Listening to Hugh Masekela’s Live at the Market Theatre [Four Quarters Entertainment] presented a good test for the amplifier’s ability to reproduce the dynamic impact and shadings captured on live recordings. A popular track for testing this is “Stimela.” The 2K4 was able to play this track loudly and did so with great ease and sonic accuracy that made listening to this disc a fun experience. This was especially true of the ability of the 2K4 to be able to handle the volume demands from the preamplifier. The sound can get loud but stay clean. The 2K4 never sounded hard or out of control.
Violinist Jenny Scheinman’s 12 Songs [Cryptogramophone] presented a good test for the 2K4’s ability to reproduce a closely mic’d violin. Ms. Scheinman, who has played violin on several of well-known guitarist Bill Frisell’s albums displays great bowing technique and improvisation skills that made for some very even-handed listening. She can play very lyrically, as she does on “Sleeping In The Aquifer,” and she can also play discordant as she does with “Moe Hawk” and “Satellite.” The 2K4 helped to reproduce a lot of detail and information from this disc, such as the sound of Ms. Scheinman’s bowing technique as well as the instrumentalists breathing as they play.
French jazz pianist and composer Jean-Pierre Mas’ CD (H)ombre [Sunnyside Records] recording is one of my favorites because the of the Latin themed music, the tuneful ease with which the music was recorded and the variety of instruments being played. Mr. Mas includes on this album, besides his stellar piano playing, a variety of instruments including Xavier Desandre (percussion) and Andre Ceccarelli (drums), Daniel Mille (accordion and acordina) Juan Jose Mosalini (bandoneon), Sylvain Marc (electric bass), Didier Lockwood (violin), and Idriss Boudrioua (tenor/soprano saxophone). This disc contains some strong percussive and bass lines. The 2K4 did an impressive job at controlling the midbass and deep rumble on the track “Pouie D’Eau” and the strong drum whacks on (H)ombre and Flor de Vengaza.
On Jiang Ting’s CD Voices of the Pipa [MA Recordings M06IA] we have another example of how the 2K4 handles a complex piece of music. Ms.Ting has truly mastered this ancient Chinese instrument, which is a fretted lute with four strings, played almost exclusively by women, mainly due to the fact that you need long nails to bend the strings in order to get the sound you’re striving for; sort of like the how Stevie Ray Vaughn bends his guitar strings to reach the desired notes. The transient response of the 2K4 allowed me to clearly follow Ms. Ting’s technique strumming the notes acquired from being able to bend the strings. Also, the 2K4’s speed allowed me to hear Ms. Ting’s fingers moving up and down the pipa as well as the snap and decay on the strings. One thing to note here would be in reference to the 2K4’s tonal neutrality. The Jean Pierre Mas disc, tonally, was very warm sounding whereas the Jenny Scheinman disc could at times sound slightly on the bright side, mainly because of the emphasis on capturing the tone of the violin in different modes of portrayal. The 2K4 sounded bright and detailed when the music called for it just as it could sound warm and lush if the album was recorded that way.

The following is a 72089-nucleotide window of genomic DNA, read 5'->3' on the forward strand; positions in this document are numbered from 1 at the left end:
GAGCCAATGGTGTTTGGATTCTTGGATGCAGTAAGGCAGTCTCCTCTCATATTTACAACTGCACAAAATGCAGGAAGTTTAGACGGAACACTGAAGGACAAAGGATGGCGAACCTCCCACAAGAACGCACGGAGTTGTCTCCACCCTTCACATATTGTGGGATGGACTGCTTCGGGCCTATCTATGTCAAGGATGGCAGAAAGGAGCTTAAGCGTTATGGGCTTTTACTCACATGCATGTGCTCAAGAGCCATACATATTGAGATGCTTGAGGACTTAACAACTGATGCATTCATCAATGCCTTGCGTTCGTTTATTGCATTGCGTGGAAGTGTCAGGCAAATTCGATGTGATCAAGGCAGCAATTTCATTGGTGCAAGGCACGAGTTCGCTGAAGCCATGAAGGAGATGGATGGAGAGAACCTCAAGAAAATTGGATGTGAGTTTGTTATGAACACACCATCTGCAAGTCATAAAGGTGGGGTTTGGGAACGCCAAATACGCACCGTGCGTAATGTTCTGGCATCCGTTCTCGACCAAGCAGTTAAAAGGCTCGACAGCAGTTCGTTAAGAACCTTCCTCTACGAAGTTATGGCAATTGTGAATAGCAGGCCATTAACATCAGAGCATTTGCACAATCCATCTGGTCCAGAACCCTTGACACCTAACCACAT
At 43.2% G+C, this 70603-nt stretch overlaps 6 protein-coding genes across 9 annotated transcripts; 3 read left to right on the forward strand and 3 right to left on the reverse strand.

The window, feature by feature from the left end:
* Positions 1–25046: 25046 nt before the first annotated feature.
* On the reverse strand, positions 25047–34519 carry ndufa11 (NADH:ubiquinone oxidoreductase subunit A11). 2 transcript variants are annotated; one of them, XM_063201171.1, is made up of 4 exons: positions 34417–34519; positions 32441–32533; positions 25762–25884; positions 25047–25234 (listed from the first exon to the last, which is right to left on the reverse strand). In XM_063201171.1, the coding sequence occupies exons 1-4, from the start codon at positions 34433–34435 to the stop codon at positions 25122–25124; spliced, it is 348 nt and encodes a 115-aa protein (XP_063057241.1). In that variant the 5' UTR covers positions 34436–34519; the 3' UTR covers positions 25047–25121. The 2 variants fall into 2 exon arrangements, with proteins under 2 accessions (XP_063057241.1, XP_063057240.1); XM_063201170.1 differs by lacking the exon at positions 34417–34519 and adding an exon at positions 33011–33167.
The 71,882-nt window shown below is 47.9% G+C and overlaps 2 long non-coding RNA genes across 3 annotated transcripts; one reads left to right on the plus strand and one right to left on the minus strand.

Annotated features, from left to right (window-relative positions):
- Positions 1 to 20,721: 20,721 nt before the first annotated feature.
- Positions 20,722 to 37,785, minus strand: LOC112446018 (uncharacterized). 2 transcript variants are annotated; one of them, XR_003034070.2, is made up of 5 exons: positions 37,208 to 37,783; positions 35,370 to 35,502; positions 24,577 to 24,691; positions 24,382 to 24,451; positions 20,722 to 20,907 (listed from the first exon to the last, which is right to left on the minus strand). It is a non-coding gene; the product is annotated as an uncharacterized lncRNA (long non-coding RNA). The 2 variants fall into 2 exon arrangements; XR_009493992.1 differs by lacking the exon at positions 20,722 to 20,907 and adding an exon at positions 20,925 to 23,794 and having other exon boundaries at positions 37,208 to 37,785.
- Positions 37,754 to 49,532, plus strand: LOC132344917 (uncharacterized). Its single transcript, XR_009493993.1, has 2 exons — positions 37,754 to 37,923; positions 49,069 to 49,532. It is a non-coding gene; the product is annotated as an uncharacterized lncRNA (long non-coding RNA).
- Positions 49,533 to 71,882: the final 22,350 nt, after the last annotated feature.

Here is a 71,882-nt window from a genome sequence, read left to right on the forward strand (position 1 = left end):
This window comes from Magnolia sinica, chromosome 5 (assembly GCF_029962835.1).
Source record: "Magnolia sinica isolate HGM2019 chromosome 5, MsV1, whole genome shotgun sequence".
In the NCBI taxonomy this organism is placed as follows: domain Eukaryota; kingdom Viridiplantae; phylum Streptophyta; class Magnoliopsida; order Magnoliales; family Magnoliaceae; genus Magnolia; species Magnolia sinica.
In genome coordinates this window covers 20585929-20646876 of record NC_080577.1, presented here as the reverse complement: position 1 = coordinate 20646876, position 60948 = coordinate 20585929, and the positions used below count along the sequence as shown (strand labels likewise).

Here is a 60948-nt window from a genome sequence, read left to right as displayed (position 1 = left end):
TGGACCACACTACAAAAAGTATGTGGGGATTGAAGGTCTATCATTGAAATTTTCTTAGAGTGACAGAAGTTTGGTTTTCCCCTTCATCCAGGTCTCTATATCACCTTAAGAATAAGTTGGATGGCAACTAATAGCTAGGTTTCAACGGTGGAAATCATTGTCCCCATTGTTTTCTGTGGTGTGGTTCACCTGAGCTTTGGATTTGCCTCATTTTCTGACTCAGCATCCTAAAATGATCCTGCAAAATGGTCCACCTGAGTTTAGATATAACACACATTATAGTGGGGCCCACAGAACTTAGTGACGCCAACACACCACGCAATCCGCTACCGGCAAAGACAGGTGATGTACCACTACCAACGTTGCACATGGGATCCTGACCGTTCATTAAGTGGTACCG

The 2K4 was well behaved while it was in my system. There were no pops or hums or noise of any kind. On the days where I really pounded on it, and there were more than a few of those, it never got much more than luke-warm. I did a lot of equipment, interconnect and speaker cable changing, especially the speaker cables, and it never gave me cause for concern.
I remember the day Yeung dropped off the amp, after he made sure the amplifier was performing satisfactorily, he asked me to play some of my reference bass recordings. This caught me off guard because he usually asks me to play something with vocals or piano when making sure a review component is setup and working properly. But since he was obviously trying to show off his amp’s deep bass prowess, I said to myself, “He wants some bass, eh? I’ll show him some bass.” I lined up some of the good stuff, at least the stuff that came to mind, and since the wife was not home, I could play it as loud as I wanted. So I hit the unsuspecting 2K4 with some soundtrack offerings that would suit my needs. I played “No Sign of Ghosts” from Casper [Geffen], “A Call To Arms” from Glory [Virgin], “The Invasion” from Seven Years In Tibet [Sony], “Root Beer” from American Beauty [Geffen], “The Town Burns” from Rosewood [Sony], “Assault On Ryan’s House” from Patriot Games [RCA] and for good measure, Anne Bissom’s “Us and Them” from her Portaits & Perfumes [Camilion] album. Mind you, I didn’t just play these tracks one after another just once. No sir. I played them over and over and over again. Some I played six or seven times straight. That 2K4 didn’t even flinch. That darned 2K4’s blue-eyed logo just looked right back at me and asked, “Is that was all you got?” All I could do was return a defeated look, shake my head, concede and marvel at the 2K4’s ability to deliver bass to my beloved Sasha’s. The 2K4 had the Sasha’s shaking things in other rooms. Despite the heavy duty, it never got more than lukewarm. The sound never got hard, and it played music just as sweetly and tunefully as it did before I went into Dr. Frankenstein mode. That was very impressive. I looked over at the mass and heft of my Bully Sound mono amps and came away shaking my head as the 2K4 drove the Sasha’s to levels pretty close to theirs. It’s really difficult some times to quantify what one piece of electronics can do compared to another, especially when you take cost into consideration. With Blue Circle’s BC 2K4 it’s easy to see, and especially hear, that it compares to amps 3-4 times its $4,295 price. It will not embarrass a system comprised of much more expensive components. I don’t know how Yeung is able to make such an exceptional sounding amplifier at that price point, but I can assure you that you will be pleasantly surprised once you give it a listen.